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  Gender Equality & Disaster Risk Reduction > Background

WHY ANOTHER CONFERENCE?

The "decade of disasters" vividly demonstrated how catastrophic social events are gendered and the corresponding need for engendering global approaches to reducing disasters. Because gender relations structure the lives of both women and men, with differences through the life cycle and across cultures, the work of reducing risk cannot fall to men alone.

Indeed, in many parts of the world, women have organized effectively to reduce the risk of natural, human-induced and technological disasters. But these efforts are not well-known nor are they integrated into mainstream disaster risk reduction programs.

The full and equal participation women and men is needed to mitigate hazards, reduce social vulnerabilities, and rebuild more sustainable, just, and disaster-resilient communities. Getting there from here is the challenge.

Urgent recommended actions developed from past conferences in Costa Rica, Australia, Canada, Pakistan, and the United States make this case, as did the Expert Working Group consultation conducted in November 2002 in Ankara, Turkey by the United Nations Division for the Advancement of Women.

Mainstreaming gender equality is urgently needed but implementation of even the most basic change strategies in education, policy and practice are lacking in most parts of the world, especially with respect to mitigation and the reduction of social vulnerability.

In response, this workshop offers practical tools for engendering global responses to hazard, risk and disaster. Through plenary discussions, video, information exchanges, roundtable discussions, and facilitated workshops, participants will contribute and benefit from:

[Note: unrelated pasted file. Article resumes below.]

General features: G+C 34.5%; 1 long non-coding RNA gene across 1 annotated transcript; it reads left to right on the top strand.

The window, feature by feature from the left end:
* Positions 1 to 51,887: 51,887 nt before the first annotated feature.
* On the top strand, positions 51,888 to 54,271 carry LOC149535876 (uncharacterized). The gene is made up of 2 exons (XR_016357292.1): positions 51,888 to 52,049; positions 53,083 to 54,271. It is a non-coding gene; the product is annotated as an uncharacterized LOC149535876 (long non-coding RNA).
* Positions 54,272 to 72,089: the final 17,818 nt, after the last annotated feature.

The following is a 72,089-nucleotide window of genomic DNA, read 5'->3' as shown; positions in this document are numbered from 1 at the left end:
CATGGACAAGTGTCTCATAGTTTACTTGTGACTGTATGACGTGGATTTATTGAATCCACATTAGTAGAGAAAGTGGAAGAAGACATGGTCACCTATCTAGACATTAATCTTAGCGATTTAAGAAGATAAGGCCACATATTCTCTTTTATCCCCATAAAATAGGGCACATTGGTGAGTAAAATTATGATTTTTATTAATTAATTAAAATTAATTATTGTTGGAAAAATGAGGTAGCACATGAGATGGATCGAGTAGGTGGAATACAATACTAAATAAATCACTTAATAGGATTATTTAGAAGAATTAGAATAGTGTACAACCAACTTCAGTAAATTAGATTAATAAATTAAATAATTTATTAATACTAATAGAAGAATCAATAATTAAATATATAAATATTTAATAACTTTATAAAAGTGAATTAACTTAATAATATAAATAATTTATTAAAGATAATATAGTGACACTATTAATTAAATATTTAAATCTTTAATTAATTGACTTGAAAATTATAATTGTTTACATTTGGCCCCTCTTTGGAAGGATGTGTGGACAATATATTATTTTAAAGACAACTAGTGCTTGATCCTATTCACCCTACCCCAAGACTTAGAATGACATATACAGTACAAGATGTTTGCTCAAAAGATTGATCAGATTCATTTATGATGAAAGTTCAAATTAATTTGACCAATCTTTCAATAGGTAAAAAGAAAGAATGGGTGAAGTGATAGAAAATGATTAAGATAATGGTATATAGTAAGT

• Dialogue across disciplines, regions, and sectors about empowering women and reducing the risk of disaster

  • Integrating gender and disaster concerns into parallel dialogues about global development, environmental racism, environmental sustainability, global feminisms and other social movements for change

  • Mentoring and networking in support of the next generation of female disaster managers and responders and their male colleagues

  • Sharing and learning about strategies for transforming organizational culture in disaster management

  • Practical knowledge of existing gender-sensitive strategies, tools, and resources for promoting awareness, training and education

  • Strategies for an integrated approach building gender equality into crisis response and reconstruction

  • Consultations to design and develop educational resources promoting awareness, training and education on gender equality and disaster risk reduction

  • Developing a framework for continued collaboration

One goal of this workshop is to build actual strategies and develop practical tools relating to recommendations from previous work on gender equality and disaster risk reduction. Considerable resources and activities related to this topic have been developed through the Gender Disaster Network and the United Nations Division for the Advancement of Women.

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GENDER AND DISASTER NETWORK
The Gender and Disaster Network is an educational project initiated by women and men interested in gender relations in disaster contexts. Understanding that communication technology is not fully accessible and that we work in many languages and contexts, GDN utilizes the Internet in the support of a global network of researchers and practitioners. It further provides a list of recent articles and resources related to this topic (see What's Out There?).

In 2000, the GDN, with sponsorship from USAID's Office of Foreign Disaster Assistance and the Laboratory for Behavioural Research in the International Hurricane Center at Florida International University, hosted a conference called "Reaching Women and Children in Disaster." Recommendations from the workshop encouraged gender awareness in the development of projects and improved the networking capabilities of participants.